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11.2.1 Define sprue, flash, parison, die, draft angle and injection moulding.
11.2.2 Explain how an injection-moulded product is made.
Diagrams must include the hopper, hydraulics, heaters, screw, sprue and mould.
11.2.3 Outline the advantages of injection moulding.
Consider initial capital investment, tooling, accuracy, quality control and quantity of product.
NB can be considered a clean technology
11.2.4 Discuss how standardised bottle caps have constrained bottle design, but have cut costs for manufacturers.
Bottle caps can be classed as standardised parts. Bottle tops are injection moulded, while bottles are normally made by blow moulding. It is financially beneficial for a blow moulding company to use off-the-shelf bottle tops instead of purchasing an injection moulding machine and new tooling.
11.2.5 Describe how a blow-moulded product is made.
Diagrams must include the extruder, parison, the mould and air inlet.
11.2.6 Explain how a rotational-moulded product is made.
Diagrams must include the mould, filling the mould, heater chamber, rotation and cooling chamber.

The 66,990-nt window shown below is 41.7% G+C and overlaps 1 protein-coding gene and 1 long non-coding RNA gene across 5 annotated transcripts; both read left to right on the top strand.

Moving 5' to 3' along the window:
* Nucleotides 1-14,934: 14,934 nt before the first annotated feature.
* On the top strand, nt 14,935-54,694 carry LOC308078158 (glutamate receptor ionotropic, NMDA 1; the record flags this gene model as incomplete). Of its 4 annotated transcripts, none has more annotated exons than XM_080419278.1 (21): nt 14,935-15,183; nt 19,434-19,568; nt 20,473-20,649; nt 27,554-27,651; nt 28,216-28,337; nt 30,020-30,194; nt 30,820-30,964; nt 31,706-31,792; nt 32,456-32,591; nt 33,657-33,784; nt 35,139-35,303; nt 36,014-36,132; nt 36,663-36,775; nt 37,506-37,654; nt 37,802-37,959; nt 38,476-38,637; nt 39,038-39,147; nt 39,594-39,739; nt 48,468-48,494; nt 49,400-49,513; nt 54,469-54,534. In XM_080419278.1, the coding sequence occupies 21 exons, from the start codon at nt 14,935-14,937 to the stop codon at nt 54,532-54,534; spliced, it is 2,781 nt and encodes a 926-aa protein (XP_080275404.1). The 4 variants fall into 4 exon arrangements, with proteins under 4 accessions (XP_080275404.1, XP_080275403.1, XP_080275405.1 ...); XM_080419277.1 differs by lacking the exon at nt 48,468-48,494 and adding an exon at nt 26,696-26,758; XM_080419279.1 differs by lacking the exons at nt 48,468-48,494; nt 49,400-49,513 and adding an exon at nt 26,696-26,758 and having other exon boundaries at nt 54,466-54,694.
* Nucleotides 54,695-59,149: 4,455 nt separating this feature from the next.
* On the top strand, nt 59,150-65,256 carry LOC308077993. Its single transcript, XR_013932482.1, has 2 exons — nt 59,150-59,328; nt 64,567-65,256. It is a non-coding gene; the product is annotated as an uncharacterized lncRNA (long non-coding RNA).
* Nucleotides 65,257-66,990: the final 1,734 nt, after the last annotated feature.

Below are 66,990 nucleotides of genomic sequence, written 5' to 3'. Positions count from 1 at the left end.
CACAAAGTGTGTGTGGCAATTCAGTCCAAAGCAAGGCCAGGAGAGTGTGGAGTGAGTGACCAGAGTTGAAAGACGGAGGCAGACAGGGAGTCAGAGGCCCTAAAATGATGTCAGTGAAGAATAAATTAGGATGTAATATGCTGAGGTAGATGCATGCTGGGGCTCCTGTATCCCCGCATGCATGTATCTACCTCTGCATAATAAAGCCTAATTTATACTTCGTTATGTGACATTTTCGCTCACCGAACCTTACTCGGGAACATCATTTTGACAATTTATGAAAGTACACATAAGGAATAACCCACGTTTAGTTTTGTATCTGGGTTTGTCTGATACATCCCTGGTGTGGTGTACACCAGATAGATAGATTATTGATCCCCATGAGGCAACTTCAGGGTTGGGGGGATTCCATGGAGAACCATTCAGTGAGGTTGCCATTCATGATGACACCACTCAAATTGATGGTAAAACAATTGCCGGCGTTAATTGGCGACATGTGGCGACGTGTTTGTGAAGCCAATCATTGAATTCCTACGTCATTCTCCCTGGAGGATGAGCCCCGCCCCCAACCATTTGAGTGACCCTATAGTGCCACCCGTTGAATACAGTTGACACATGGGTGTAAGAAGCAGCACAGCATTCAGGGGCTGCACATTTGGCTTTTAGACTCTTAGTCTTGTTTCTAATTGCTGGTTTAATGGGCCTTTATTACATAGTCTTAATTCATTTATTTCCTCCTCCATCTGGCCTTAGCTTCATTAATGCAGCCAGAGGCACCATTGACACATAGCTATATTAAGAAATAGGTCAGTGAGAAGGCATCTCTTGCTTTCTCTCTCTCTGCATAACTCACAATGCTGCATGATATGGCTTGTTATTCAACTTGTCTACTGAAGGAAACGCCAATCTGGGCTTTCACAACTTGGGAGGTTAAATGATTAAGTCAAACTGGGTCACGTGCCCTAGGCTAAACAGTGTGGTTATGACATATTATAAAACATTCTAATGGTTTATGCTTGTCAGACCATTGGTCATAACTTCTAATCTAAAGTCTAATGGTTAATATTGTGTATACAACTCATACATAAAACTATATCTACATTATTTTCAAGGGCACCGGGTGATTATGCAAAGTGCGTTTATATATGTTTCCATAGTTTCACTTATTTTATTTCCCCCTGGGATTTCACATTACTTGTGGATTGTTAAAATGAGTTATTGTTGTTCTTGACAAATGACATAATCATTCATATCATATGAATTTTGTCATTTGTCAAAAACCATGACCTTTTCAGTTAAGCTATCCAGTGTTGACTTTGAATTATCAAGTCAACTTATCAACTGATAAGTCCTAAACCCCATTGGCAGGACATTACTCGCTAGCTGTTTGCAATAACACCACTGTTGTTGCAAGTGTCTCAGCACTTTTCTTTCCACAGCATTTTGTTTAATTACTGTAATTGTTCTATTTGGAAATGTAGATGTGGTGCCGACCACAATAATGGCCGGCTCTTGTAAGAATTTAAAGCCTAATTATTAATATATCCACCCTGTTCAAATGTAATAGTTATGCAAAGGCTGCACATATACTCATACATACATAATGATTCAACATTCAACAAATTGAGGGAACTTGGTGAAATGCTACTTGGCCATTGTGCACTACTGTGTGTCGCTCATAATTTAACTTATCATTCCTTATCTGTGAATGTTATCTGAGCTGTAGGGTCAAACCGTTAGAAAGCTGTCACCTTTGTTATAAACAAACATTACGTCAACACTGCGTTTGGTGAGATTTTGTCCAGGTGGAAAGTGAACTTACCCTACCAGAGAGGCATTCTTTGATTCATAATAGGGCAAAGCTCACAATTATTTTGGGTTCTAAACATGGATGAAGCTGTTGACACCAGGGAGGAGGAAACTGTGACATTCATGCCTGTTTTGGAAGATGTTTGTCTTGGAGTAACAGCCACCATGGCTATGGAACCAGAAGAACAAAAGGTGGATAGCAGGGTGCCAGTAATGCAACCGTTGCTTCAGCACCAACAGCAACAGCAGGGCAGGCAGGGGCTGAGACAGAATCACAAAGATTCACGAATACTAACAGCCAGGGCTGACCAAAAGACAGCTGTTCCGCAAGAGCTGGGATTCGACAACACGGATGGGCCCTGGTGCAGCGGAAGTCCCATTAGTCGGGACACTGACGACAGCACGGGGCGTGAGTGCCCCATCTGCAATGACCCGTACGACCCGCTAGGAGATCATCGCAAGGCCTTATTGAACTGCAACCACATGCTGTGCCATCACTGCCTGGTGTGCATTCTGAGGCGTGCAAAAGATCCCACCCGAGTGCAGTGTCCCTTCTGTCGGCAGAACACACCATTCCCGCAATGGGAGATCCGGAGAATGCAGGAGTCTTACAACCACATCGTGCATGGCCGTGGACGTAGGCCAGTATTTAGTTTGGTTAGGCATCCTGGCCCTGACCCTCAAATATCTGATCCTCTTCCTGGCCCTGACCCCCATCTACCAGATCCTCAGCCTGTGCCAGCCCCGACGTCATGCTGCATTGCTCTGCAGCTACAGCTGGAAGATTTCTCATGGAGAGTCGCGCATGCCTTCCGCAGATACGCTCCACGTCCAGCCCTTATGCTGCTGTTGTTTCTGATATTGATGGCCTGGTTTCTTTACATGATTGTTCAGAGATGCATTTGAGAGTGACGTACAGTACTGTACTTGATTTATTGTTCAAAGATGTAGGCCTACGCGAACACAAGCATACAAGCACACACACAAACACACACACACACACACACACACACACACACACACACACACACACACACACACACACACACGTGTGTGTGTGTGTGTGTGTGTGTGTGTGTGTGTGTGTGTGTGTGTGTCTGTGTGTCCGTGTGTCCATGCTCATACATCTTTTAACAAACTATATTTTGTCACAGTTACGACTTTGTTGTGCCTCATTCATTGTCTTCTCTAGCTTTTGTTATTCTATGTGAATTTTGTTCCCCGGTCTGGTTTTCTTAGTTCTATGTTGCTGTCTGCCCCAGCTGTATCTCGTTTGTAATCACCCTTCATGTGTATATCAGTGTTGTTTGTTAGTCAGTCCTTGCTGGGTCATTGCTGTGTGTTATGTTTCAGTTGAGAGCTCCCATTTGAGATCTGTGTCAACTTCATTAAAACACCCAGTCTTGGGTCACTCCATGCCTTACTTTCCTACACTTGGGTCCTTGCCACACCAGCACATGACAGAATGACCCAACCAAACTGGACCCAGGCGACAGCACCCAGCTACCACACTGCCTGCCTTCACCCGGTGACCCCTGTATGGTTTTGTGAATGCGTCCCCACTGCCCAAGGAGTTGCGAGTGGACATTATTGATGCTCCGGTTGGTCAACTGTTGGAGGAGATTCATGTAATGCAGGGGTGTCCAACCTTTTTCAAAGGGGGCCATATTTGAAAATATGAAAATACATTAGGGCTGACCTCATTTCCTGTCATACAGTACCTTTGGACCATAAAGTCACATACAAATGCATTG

11.2.7 Explain how a compression-moulded product is made.
Diagrams must include the mould, pre-form, hydraulic press, finished part and flash material.
11.2.8 Discuss why some products have to be made using compression moulding.
Consider the heat the product must withstand, quantity and type of product to be made. Refer to thermosets.
11.2.9 Describe how a vacuum-formed product is made.
Diagrams must include the vacuum chamber, former, platen, heater, air in and out.
11.2.10 Identify manufacturing methods suitable for thermoplastics and thermosets.
Thermoplastics: vacuum forming, blow moulding, injection moulding and rotational moulding. Thermosetting plastic: compression moulding.
Bulleted list and italicised paragraphs are excerpted from Design Technology: guide. Cardiff Wales, UK: International Baccalaureate Organization, 2007.
Images are clickable links to its location.